12/8: Plymouth Congregational Church

Plymouth Congregational Church 
4126 Ingersoll Ave, Des Moines
Saturday, December 8th, 4:00 p.m.


Join us at 4:00 p.m. on Saturday, December 8th for the inauguration of the interfaith chapel at Plymouth Congregational Church. This Meet My Religious Neighbor event includes not only an open house but also an interfaith dialogue featuring local representatives of six different religious traditions. Visitors are also invited to stay for Plymouth’s 5:30 p.m. “casual service.”


Meet My Religious Neighbor is a monthly open-house series. Each open house allows the public the opportunity to tour a sacred space, learn how religion is practiced in it, and meet the congregation who worships there.

12/6: Firsthand Accounts of a Miracle Investigator

Joe Nickell, Senior Research Fellow of the Committee for Skeptical Inquiry
Thursday, December 6th, 7:00 pm
Sussman Theater, Olmstead Center

Joe Nickell is Senior Research Fellow of the Committee for Skeptical Inquiry and investigative columnist for Skeptical Inquirer magazine. With a Ph.D. from the University of Kentucky, Dr. Nickell investigates myths and mysteries, frauds, forgeries, and hoaxes. He has authored more than twenty books, most notably the Science of Miracles. He has also appeared on numerous national TV shows, earning titles such as “the modern Sherlock Holmes,” “the original ghost buster,” and “the real-life Scully” (from “The X-Files” ).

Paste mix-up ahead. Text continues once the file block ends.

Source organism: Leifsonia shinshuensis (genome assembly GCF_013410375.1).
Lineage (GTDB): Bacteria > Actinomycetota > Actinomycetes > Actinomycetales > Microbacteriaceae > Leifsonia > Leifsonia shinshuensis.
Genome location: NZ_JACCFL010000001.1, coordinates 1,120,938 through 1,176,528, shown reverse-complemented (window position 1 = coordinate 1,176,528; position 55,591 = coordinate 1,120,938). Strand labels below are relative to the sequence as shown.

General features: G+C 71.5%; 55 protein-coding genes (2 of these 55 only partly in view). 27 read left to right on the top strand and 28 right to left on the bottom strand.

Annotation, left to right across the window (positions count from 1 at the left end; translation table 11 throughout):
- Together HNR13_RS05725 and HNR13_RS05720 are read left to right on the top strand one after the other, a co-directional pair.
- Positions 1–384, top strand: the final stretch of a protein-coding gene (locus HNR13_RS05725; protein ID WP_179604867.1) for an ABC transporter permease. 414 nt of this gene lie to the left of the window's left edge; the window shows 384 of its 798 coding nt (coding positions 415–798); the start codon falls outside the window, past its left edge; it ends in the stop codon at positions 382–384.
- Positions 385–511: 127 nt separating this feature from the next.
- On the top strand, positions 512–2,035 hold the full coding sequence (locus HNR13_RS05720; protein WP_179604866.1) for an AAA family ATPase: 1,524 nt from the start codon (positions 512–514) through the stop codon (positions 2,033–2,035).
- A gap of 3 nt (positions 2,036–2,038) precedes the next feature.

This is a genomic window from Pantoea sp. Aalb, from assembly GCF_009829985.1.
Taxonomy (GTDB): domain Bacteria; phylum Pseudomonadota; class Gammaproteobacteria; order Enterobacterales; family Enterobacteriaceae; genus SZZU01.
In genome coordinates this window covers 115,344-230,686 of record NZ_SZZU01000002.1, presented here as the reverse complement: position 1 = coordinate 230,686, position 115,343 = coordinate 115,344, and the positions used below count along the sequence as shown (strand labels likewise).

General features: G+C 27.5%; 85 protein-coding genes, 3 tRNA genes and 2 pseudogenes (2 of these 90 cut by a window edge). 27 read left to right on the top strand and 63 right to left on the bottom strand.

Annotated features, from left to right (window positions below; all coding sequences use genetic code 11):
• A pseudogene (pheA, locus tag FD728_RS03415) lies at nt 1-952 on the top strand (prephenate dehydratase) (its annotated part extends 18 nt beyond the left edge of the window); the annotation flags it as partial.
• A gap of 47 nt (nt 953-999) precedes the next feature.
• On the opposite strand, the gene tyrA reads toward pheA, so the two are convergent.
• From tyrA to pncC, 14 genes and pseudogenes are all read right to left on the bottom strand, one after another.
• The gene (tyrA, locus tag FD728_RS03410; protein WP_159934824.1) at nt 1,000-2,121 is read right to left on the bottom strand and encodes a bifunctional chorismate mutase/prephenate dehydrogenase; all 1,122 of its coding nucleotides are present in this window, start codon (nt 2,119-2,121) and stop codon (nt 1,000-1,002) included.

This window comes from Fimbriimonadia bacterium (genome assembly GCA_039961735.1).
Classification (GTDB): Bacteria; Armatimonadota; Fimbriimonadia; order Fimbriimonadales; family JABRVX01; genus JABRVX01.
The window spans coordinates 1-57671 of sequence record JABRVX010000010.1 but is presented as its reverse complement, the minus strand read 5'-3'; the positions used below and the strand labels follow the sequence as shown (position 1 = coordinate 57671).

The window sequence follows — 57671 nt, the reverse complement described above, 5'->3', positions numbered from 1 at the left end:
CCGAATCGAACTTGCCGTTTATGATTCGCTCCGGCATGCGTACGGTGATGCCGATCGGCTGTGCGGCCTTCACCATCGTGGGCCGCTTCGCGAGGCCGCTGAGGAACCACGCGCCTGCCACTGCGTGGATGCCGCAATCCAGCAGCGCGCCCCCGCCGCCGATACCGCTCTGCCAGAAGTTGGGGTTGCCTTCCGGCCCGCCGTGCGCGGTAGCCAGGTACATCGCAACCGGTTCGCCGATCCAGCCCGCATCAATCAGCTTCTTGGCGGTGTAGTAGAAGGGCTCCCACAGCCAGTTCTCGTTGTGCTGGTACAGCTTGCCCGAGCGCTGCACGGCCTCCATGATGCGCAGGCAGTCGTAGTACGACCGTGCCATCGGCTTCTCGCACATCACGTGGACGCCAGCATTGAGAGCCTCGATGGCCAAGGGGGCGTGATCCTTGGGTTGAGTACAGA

In his lecture, Dr. Nickell will review some of the allegedly miraculous cases that he has investigated over this career. These include phenomena as varied as the Shroud of Turin, weeping statues, faith healing, and other empirical claims of religion.

Video of lecture


11/15: The ‘Miracle’ Problem: A Lakota Thought Experiment

Fritz Detwiller, Professor of Philosophy and Religion, Adrian College
Thursday, November 15th, 7:00 pm
Sussman Theater, Olmstead Center


Fritz Detwiler is Professor of Philosophy and Religion at Adrian College, where he has taught for the past 35 years. He is a charter member of the Society for the Study of Native American Traditions and has lived among the Ho Chunk in Black River Falls, Wisconsin. His current research is on Native American ethics, with particular focus on the Lakota, Tlingit, and Diné.

In his lecture, Detwiler will argue that if we are to take Native American lifeways seriously, then we have to address the problem of miracles not in Western terms, but as a window into fundamentally different Native American worldview assumptions. Using concepts that are closer to Native viewpoints—power, personhood, relatedness, and change—Detwiler’s talk will explore an understanding of reality that does not admit of miracles but rather beholds mystery.

Click link to listen to lecture